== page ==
Taken together, living outside of the heterosexual–homosexual binary is associated with worse well-being that might be explained by relatively acute minority stressors, as is the case for those who are bisexual, queer, or have more than one sexual identity. This minority stress might materialize as a result of harsher stereotypes (Herek 2002), more negative attitudes (Yost and Thomas 2012), or heightened erasure and invisibility (Yoshino 1999) applied to bisexual and potentially queer people relative to gay and lesbian populations. Or perhaps the essentialist “born this way” discourse benefitted gay and lesbian populations while largely leaving behind more marginalized sexual minorities (see Mize 2016). People who identify as queer, bisexual, and more than one sexual identity might experience greater stressors, undermining health and well-being differently than among gay and lesbian populations.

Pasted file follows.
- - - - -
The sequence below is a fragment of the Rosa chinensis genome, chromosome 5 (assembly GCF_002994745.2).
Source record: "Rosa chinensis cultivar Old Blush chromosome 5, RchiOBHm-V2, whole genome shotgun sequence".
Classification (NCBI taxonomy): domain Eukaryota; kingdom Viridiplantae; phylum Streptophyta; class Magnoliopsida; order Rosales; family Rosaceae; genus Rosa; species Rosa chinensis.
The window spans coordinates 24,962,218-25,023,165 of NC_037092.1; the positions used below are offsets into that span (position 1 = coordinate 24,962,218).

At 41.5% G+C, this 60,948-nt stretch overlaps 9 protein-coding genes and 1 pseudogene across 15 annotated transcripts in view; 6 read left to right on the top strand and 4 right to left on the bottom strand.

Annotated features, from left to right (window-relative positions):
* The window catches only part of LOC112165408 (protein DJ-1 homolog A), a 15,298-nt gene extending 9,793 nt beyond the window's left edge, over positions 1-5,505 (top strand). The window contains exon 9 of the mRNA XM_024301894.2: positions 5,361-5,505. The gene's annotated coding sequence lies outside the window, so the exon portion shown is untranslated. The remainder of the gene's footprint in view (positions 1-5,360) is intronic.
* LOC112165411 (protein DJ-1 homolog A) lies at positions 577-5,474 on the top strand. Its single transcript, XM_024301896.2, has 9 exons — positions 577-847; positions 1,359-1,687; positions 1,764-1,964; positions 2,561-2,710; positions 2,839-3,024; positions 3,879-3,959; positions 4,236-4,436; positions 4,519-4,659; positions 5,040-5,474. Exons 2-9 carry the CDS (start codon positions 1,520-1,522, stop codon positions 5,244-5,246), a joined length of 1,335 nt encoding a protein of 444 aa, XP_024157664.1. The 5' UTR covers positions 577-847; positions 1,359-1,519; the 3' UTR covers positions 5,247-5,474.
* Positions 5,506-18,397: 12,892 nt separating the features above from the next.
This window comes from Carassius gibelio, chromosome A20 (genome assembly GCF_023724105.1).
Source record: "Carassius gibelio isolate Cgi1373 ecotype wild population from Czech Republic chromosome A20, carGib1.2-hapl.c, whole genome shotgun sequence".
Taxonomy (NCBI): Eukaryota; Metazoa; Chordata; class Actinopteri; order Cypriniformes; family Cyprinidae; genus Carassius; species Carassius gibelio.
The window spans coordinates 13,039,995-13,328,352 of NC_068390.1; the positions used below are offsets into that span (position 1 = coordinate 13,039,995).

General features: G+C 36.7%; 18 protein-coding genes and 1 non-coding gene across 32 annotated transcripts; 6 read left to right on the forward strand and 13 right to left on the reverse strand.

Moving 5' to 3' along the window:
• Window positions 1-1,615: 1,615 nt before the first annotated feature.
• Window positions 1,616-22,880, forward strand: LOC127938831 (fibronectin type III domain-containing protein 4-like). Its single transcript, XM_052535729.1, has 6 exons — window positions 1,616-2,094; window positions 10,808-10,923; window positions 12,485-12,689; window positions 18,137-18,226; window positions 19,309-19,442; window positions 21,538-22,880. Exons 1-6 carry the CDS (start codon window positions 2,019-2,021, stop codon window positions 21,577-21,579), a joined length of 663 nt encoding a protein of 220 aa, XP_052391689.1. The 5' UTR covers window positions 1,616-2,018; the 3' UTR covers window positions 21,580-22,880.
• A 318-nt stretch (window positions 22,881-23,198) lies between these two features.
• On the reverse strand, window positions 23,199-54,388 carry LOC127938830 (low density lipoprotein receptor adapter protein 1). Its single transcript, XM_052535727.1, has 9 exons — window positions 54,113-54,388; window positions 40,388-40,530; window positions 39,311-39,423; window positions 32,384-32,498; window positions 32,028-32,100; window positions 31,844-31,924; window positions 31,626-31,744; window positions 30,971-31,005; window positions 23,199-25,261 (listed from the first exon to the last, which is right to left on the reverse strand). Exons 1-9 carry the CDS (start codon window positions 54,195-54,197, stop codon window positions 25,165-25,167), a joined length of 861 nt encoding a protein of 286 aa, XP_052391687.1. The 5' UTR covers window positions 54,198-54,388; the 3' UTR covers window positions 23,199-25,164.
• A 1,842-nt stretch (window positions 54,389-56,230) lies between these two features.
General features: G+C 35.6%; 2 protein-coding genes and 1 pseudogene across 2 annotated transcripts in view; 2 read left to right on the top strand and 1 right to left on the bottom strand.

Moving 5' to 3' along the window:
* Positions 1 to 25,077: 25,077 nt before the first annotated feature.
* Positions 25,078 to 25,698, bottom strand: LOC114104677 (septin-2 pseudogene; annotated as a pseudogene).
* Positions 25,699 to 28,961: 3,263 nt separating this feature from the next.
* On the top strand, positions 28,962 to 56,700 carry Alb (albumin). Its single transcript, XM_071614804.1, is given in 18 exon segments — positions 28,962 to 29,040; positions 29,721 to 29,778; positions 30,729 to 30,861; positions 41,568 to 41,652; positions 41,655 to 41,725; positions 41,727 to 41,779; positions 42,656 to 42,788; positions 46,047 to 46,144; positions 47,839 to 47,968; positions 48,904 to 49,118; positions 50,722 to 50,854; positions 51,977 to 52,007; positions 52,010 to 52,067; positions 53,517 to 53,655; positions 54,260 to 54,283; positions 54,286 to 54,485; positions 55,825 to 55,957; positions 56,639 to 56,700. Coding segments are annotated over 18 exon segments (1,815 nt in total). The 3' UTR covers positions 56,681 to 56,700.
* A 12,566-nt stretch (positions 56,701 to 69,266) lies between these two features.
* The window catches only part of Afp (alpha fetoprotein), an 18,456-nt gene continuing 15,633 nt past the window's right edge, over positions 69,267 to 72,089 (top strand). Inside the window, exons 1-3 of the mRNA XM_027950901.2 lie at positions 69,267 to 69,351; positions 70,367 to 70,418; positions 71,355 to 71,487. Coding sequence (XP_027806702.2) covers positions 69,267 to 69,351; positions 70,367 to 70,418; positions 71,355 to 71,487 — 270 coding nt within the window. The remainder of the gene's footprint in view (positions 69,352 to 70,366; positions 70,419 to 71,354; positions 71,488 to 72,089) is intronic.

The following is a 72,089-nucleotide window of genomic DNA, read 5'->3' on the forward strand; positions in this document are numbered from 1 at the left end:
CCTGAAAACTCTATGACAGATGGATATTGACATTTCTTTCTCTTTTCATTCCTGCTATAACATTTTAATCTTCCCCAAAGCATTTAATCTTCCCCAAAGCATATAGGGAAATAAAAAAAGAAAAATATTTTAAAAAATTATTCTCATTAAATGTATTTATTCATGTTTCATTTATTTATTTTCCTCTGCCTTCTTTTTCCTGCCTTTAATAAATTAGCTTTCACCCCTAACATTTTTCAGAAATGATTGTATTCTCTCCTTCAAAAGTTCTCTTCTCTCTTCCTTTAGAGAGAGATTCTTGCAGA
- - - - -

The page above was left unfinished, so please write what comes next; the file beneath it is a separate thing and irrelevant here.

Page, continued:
Surprisingly, same-gender-loving individuals were relatively advantaged on most dimensions of well-being relative to heterosexuals and many sexual minorities. The term same-gender loving tends to be a “culturally affirming alternative” relative to other terms (Lassiter 2014:179), such as men who have sex with men, which Black sexual minority men describe as dehumanizing (Truong et al. 2016). The use of same-gender loving and identification with it understandably involve some selection effects: Black same-gender-loving men are more likely to think that homophobia is a problem within communities of color compared with gay and bisexual Black men and report higher levels of connectedness to the LGBT community compared with bisexual Black men (Keene et al. 2022). For these reasons, same-gender-loving individuals might exhibit lower levels of internalized racism and queerphobia, leading to relatively better health and well-being (Gale et al. 2020; James 2020; Meyer 2003). For White respondents, who chose this identity category despite its Afrocentric origins, these findings are more difficult to interpret. Diffusion of the term into White sexual minority communities offers one explanation; identification with the action-oriented same-gender loving and a misunderstanding of the broader context of the term's origins offers another. In any case, more evidence is needed to fully understand the advantages we have observed.